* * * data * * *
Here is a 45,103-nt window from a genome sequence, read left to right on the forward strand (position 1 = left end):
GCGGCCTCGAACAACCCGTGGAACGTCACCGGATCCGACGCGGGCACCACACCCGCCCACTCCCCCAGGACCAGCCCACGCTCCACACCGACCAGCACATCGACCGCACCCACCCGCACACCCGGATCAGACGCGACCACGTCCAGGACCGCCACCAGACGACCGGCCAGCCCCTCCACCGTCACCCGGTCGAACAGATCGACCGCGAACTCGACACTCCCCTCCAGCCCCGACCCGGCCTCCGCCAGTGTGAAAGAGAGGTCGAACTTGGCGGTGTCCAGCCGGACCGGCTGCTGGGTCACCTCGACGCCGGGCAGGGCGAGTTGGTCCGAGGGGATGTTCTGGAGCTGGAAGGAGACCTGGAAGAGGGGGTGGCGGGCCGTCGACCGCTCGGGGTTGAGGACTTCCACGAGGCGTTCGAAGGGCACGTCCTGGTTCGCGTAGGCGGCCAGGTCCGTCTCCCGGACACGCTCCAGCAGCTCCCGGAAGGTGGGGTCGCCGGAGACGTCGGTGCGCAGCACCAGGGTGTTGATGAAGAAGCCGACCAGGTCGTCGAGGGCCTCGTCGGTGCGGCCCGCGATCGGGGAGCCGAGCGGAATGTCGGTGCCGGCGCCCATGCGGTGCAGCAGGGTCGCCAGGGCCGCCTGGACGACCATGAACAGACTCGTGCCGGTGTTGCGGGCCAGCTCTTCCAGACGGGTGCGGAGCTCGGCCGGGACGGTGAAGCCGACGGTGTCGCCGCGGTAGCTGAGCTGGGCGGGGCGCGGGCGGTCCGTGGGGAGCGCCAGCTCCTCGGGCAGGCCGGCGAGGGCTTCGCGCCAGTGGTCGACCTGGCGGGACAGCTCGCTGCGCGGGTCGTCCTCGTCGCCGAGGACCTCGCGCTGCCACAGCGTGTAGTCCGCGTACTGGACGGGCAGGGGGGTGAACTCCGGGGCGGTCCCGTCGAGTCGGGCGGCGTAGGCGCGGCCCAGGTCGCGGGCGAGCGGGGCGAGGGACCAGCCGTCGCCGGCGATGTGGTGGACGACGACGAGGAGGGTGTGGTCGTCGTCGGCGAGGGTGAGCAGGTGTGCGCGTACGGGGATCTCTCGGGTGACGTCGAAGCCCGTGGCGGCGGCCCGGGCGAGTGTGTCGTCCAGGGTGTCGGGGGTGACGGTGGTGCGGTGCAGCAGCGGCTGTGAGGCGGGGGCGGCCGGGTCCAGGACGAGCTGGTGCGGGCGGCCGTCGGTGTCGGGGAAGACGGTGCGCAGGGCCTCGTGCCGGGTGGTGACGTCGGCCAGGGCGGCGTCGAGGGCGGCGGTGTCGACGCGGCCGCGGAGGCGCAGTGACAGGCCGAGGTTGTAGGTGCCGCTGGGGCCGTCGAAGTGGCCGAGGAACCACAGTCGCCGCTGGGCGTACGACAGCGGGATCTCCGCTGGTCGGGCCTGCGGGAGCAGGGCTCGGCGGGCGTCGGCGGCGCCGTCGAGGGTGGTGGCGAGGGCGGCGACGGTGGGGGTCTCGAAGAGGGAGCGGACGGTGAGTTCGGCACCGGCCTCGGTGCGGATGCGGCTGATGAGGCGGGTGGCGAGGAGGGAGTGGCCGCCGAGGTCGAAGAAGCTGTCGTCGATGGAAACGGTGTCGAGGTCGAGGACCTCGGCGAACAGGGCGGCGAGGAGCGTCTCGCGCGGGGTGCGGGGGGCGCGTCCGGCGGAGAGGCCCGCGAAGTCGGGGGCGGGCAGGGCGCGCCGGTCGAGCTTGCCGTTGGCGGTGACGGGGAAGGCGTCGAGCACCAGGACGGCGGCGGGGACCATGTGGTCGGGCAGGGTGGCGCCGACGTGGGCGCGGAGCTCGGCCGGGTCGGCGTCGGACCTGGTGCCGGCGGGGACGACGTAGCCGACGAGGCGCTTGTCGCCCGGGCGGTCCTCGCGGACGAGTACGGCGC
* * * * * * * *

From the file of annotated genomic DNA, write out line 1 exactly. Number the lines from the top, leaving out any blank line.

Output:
Here is a 45,103-nt window from a genome sequence, read left to right on the forward strand (position 1 = left end):